Now don't get me wrong, I think that he would be a good teacher (he has taught me quite a bit about flying) but all I am saying is that we have different philosophies. I tend to be more student centered, he more instructor centered, but perhaps this is our differences in training (college vs. Air Force). What I usually find interesting is how most students will adjust their learning and relationship with an instructor based on how the instructor views teaching and instruction. Students are very savvy and know by now (in college) how to act in each case.

One other thing that I spent time thinking about is how people change after high school. Because we were going to see some of Caleb's high school friends I thought about this. I had just recently had my 10 year reunion this fall. It was a strange experience...I went in with a bit of dread. I did not really remember liking high school that much and I was not sure if I would have a good time at my reunion. For me it would depend on the people that were there. Luckily for me, many of my old friends had made it as well. The strange part for me was when I first saw these old classmates, I was thinking "Wow! So and So has changed quite a bit." But after some conversation, it was like being back in high school. I wasn't focusing on the exterior as much and found that most people were pretty much the same, just a bit more grown up and adult.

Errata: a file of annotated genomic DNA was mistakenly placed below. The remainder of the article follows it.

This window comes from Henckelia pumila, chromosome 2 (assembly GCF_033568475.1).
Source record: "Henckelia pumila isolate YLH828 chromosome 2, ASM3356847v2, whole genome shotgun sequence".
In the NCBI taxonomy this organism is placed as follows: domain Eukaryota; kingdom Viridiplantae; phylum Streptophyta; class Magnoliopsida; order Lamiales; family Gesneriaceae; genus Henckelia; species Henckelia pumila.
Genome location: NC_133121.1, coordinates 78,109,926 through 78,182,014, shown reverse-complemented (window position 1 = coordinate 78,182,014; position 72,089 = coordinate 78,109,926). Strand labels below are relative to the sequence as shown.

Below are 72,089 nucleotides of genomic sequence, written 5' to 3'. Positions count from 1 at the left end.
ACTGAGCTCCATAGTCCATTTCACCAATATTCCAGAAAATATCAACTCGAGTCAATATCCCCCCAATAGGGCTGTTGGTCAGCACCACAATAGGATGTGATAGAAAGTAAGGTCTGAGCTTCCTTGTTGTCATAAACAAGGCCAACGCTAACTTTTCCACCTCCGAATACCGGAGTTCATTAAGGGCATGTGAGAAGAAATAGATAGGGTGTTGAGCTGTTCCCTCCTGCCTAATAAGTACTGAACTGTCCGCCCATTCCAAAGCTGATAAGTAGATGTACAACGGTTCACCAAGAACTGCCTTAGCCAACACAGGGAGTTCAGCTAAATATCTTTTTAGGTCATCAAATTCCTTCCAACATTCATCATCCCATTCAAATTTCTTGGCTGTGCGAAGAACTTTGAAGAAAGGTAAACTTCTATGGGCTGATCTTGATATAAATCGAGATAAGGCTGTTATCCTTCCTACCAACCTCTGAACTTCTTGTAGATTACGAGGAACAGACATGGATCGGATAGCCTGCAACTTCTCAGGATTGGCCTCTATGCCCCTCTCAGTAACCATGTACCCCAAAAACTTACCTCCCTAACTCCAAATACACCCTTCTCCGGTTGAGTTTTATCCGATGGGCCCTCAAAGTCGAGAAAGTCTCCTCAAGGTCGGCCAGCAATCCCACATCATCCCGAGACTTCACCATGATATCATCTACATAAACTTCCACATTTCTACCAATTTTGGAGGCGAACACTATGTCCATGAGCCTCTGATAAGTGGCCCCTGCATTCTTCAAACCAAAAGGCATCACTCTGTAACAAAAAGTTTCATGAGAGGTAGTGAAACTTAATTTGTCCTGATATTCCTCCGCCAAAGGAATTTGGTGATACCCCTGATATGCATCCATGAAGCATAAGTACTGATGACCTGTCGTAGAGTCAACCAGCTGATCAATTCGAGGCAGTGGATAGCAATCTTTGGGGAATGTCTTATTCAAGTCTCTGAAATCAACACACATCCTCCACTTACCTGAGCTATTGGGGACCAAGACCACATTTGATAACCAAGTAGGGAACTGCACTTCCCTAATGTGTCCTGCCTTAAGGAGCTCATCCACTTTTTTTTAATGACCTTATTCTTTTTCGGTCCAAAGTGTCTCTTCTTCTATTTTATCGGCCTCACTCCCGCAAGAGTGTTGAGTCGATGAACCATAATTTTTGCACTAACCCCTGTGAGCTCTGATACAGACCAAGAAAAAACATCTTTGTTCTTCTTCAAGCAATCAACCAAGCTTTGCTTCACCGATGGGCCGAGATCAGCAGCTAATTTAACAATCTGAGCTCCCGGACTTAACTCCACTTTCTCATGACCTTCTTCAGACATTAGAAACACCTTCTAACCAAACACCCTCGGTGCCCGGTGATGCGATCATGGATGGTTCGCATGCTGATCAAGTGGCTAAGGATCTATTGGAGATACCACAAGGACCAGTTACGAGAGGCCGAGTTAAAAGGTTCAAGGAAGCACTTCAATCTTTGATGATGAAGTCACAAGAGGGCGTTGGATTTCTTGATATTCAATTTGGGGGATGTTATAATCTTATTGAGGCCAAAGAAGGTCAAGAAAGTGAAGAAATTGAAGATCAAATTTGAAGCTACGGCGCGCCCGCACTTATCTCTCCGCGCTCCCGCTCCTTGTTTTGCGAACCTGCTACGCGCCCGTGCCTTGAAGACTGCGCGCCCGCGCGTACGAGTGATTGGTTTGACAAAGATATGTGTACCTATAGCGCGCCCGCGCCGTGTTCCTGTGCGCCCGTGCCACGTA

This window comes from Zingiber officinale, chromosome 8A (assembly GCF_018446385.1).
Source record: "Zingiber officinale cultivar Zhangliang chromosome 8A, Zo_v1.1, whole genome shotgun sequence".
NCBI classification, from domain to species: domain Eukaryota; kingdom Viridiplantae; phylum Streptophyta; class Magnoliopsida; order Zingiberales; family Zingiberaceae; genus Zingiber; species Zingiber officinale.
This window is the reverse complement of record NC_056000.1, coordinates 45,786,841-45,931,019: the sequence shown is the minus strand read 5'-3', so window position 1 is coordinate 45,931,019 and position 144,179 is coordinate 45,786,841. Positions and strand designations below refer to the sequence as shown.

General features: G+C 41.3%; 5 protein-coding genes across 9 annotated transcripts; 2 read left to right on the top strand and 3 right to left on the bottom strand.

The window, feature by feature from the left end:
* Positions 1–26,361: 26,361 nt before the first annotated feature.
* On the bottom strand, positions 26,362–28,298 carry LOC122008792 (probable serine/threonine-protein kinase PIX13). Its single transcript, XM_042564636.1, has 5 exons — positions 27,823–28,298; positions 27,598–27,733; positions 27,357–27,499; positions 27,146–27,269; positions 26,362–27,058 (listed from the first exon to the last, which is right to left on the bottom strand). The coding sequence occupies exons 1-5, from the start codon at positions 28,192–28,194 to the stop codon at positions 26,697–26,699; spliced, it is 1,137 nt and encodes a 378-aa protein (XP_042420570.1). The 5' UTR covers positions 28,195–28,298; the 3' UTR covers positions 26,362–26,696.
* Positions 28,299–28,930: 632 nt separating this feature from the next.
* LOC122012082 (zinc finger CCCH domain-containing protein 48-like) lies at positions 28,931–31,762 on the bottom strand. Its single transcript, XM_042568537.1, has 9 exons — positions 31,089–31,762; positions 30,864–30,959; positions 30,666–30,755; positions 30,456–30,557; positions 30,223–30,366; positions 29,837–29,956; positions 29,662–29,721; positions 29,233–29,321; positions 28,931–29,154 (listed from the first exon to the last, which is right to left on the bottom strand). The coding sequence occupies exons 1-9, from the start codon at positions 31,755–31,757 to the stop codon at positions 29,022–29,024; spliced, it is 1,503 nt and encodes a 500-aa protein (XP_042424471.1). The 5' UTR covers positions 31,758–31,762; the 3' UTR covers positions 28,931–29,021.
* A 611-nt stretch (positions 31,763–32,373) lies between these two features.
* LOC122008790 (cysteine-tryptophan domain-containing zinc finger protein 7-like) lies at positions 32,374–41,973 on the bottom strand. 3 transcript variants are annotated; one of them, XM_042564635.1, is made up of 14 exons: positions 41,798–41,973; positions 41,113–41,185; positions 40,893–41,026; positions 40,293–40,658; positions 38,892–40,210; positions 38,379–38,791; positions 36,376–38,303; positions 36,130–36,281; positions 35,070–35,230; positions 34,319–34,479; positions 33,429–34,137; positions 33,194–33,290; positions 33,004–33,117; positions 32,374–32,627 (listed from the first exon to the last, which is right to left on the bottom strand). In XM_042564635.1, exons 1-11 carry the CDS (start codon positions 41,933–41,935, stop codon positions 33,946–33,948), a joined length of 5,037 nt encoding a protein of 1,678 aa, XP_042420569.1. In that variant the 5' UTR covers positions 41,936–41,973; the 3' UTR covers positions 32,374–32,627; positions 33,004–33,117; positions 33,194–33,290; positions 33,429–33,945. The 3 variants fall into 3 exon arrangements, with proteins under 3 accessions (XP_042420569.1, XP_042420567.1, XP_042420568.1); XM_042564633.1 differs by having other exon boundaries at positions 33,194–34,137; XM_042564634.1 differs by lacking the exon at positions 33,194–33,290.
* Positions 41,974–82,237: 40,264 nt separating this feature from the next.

For me I had imagined that it would be like speaking to strangers because I had not spoken to most of these people in 10 years. But after a little of uncomfortable small talk we would begin to reminisce on high school experiences, and that stranger went away and my old friends were there again.

For me my high school reunion helped me to remember that High School was not all bad and that I had quite a few friends and good experiences. This year I have been in touch with my high school friends more than ever (even when I just left for college). I think the most interesting was seeing what everyone was doing for a living. We have the whole spectrum in our little class of 75: An engineer who travels the world for work, a combat veteran, preschool teacher, factor workers, a MN Viking employee who does the communication between coach and QB, a person with a mountain in Antarctica named after her family (Majerus Mt), and me a PhD candidate about to (hopefully) become a college Prof. Most still live in the state, but several have moved to other states as well.